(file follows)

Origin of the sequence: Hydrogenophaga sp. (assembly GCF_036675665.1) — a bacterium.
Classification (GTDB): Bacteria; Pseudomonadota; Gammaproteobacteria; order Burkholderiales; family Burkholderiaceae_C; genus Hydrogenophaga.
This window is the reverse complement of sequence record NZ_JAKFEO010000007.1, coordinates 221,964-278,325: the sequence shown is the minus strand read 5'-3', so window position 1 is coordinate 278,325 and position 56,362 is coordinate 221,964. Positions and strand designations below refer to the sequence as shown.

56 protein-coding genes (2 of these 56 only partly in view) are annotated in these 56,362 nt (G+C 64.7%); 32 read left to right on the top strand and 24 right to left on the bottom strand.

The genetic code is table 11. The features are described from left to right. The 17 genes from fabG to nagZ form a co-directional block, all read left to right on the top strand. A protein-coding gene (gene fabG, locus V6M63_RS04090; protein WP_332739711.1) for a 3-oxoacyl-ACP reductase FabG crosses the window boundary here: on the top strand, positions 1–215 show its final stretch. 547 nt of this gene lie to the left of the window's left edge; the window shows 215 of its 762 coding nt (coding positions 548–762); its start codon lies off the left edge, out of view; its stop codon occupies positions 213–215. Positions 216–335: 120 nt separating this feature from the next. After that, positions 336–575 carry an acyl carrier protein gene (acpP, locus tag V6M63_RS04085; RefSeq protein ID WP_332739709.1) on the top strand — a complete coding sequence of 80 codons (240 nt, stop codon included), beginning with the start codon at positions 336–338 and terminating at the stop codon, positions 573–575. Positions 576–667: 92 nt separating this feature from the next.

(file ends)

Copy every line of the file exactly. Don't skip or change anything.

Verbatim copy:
Origin of the sequence: Hydrogenophaga sp. (assembly GCF_036675665.1) — a bacterium.
Classification (GTDB): Bacteria; Pseudomonadota; Gammaproteobacteria; order Burkholderiales; family Burkholderiaceae_C; genus Hydrogenophaga.
This window is the reverse complement of sequence record NZ_JAKFEO010000007.1, coordinates 221,964-278,325: the sequence shown is the minus strand read 5'-3', so window position 1 is coordinate 278,325 and position 56,362 is coordinate 221,964. Positions and strand designations below refer to the sequence as shown.

56 protein-coding genes (2 of these 56 only partly in view) are annotated in these 56,362 nt (G+C 64.7%); 32 read left to right on the top strand and 24 right to left on the bottom strand.

The genetic code is table 11. The features are described from left to right. The 17 genes from fabG to nagZ form a co-directional block, all read left to right on the top strand. A protein-coding gene (gene fabG, locus V6M63_RS04090; protein WP_332739711.1) for a 3-oxoacyl-ACP reductase FabG crosses the window boundary here: on the top strand, positions 1–215 show its final stretch. 547 nt of this gene lie to the left of the window's left edge; the window shows 215 of its 762 coding nt (coding positions 548–762); its start codon lies off the left edge, out of view; its stop codon occupies positions 213–215. Positions 216–335: 120 nt separating this feature from the next. After that, positions 336–575 carry an acyl carrier protein gene (acpP, locus tag V6M63_RS04085; RefSeq protein ID WP_332739709.1) on the top strand — a complete coding sequence of 80 codons (240 nt, stop codon included), beginning with the start codon at positions 336–338 and terminating at the stop codon, positions 573–575. Positions 576–667: 92 nt separating this feature from the next.